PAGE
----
CASE STUDY

How to Turn a Profit from Airport Operations

Incheon International Airport is considered a model of best practice in airport operations. Photo credit: Edwardson Brian M. Manuel/ADB.
Incheon International Airport is considered a model of best practice in airport operations. Photo credit: Edwardson Brian M. Manuel/ADB.

Though a state-owned enterprise, Incheon International Airport is run like a private business, earning enough money to fund its expansion.

Overview

One of the world’s largest and busiest airports, Incheon International Airport is highly rated for the quality of its facilities and services.  The Republic of Korea has been modernizing and expanding the airport since it opened in 2011, positioning it as a major transport hub in Northeast Asia.

Though owned by the government, Incheon airport can operate and manage itself autonomously like a profit-oriented enterprise, one of the success factors behind its high service quality and profitability. This setup has enabled continued expansion with minimum government subsidy.

Other factors include policies that promote competition, harmony, outsourcing, and efficiency in operations.

This case study is adapted from Incheon International Airport: Its Success and Implications for Developing Countries of K-Developedia, an initiative of KDI School of Public Policy and Management.

Challenges

The government decided to build a new international airport for the Seoul metropolitan area because the existing Gimpo International Airport had reached capacity by the late 1980s with no room for expansion due to geographical constraints. However, policy makers had to resolve conflicts and resulting trade-offs, which is usually the case for big investment projects.

In the Republic of Korea, as in other countries, equitable development across provinces has been a sensitive political issue. While local governments have not participated financially with investments in local airports, the central government has built three new airports and remodeled others to increase their capacities while simultaneously building Incheon International Airport. It invested nearly the same amount in local airports as it has in the Incheon airport. Yet many of these local airports struggle with excess capacity after losing traffic to the high-speed rail (KTX) and highways. This has resulted in a huge trade-off between equal development among regions and efficiency of resource allocation.

In addition, there is conflict between Gimpo International Airport and Incheon International Airport, which both serve the capital, Seoul. Although the Gimpo airport is much closer to central Seoul than Incheon and has enough excess capacity to accommodate a few more international flights, the government has been reluctant to grant licenses in order to maintain Incheon International Airport as a hub airport. The conflict resolution and trade-off between efficient use of infrastructure and promoting a hub airport is an important issue for the government.

Context

Gimpo International is conveniently located near Seoul’s center, but it had disadvantages. In addition to proximity to the Democratic People's Republic of Korea and mountains constraining physical expansion, nearby residential areas prohibited 24-hour operation because of noise restrictions.

It took more than a year to find a suitable location for the new airport. An ideal site was selected close enough to Seoul and with low construction costs, no problems with noise, and capacity to expand. The location was initially criticized for being 58 kilometers from the center of Seoul. The problem of distance was overcome by building an exclusive highway; an airport railway was constructed later.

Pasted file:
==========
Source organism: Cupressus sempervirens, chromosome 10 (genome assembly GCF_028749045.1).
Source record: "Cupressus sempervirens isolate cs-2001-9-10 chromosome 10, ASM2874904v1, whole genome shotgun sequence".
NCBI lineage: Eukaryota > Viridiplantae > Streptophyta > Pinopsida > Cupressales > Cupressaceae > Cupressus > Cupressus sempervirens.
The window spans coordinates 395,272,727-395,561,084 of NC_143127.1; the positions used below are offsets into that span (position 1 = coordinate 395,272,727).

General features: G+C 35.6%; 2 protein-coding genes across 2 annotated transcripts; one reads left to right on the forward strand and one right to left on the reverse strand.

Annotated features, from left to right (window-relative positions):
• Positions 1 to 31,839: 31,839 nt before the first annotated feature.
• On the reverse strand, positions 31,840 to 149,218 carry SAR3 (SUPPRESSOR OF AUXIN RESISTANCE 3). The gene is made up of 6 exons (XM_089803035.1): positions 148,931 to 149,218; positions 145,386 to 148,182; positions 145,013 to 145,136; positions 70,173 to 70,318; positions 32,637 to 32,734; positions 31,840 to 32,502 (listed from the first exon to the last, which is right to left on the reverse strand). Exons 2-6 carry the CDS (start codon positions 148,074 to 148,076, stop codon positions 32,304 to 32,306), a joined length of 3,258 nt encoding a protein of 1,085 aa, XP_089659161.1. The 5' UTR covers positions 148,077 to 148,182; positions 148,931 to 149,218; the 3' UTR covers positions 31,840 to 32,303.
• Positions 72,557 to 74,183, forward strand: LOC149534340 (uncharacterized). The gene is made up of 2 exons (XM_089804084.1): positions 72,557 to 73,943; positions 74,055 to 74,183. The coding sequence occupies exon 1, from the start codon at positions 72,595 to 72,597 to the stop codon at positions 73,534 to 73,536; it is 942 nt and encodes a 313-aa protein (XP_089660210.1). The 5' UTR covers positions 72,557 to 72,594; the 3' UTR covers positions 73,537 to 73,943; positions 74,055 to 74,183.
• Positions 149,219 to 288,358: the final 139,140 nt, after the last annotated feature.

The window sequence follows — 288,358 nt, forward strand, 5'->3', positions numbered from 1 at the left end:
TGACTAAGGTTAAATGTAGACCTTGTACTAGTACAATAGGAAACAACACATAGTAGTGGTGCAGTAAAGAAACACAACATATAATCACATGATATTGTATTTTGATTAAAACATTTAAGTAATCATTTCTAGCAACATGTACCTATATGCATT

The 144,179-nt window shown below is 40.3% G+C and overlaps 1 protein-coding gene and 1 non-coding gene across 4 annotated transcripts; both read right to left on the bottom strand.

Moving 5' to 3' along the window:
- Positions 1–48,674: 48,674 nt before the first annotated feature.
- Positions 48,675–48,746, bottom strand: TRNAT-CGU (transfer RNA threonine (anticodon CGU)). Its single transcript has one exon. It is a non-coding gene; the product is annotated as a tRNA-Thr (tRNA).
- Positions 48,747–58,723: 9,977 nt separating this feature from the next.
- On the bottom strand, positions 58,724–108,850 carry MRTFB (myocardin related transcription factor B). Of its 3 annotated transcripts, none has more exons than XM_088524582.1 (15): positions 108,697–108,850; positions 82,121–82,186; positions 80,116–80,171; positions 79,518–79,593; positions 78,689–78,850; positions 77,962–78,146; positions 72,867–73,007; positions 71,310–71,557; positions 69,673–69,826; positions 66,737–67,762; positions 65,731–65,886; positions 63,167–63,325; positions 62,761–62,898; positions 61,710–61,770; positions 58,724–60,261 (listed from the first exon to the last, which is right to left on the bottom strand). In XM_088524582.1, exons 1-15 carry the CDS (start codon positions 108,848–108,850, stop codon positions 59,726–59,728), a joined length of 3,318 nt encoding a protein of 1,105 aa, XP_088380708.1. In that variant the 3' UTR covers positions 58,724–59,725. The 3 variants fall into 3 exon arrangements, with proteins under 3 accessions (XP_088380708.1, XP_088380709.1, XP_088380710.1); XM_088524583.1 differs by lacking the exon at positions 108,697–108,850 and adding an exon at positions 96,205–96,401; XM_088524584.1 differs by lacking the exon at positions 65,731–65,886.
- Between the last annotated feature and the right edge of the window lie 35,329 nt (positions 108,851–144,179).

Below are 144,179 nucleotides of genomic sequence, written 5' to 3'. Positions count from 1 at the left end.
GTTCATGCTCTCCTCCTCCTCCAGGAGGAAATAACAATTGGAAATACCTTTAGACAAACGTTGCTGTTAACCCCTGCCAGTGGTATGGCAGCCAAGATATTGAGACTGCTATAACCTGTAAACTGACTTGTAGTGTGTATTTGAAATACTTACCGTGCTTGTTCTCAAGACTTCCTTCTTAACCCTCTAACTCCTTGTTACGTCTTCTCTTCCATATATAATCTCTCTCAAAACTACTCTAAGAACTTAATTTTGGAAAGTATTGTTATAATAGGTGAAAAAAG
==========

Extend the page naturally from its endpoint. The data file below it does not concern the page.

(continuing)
Construction of Incheon International Airport began in 1992, and it opened in 2001.

Solutions

The government has been able to solve conflicts among various transport modes and airports by minimizing government subsidies to the airport. This was made possible by the airport’s high profitability.

Tapping private financing

The government provided up to 40% of the $8 billion needed to construct Phases 1 and 2 of the airport; the remaining 60% was funded by Incheon International Airport and private companies, including airlines and construction companies. The airport funded Phase 3 by itself without any government subsidies.

Incheon International Airport has a higher credit rating than the government, owing to its high operating profit ratio of more than 60%.

There have been limited private investments in the airport’s development. These include a few build-transfer-operate projects, such as cargo terminals built by Korean Air, Asiana Airlines, and DHL. There are two cases of foreign investments in the airport’s development. One is German-based DHL’s cargo terminal and the other is Australian financial company Macquarie acquiring a partial stake in the Incheon Airport Highway Corporation.

The main reason the government allowed private companies to build terminals and invest in auxiliary businesses is that the central government faced budget constraints and wanted to give investment opportunities to facility users. Consequently, the government periodically allows concession holders to invest in the building of their own facilities.

Single-till management system

Airside charges, including landing fees, can be cross-subsidized by the high profits from landside and be kept relatively low.

The single-till managing system has made it possible to charge low landing fees and other airport user fees. For instance, the landing fee at Incheon is only 30% of that charged by Kansai Airport in Japan. The low aeronautical charges have helped Incheon airport attract airlines, flights, and passengers. Its passenger terminal’s earnings are high enough to compensate for the airside losses.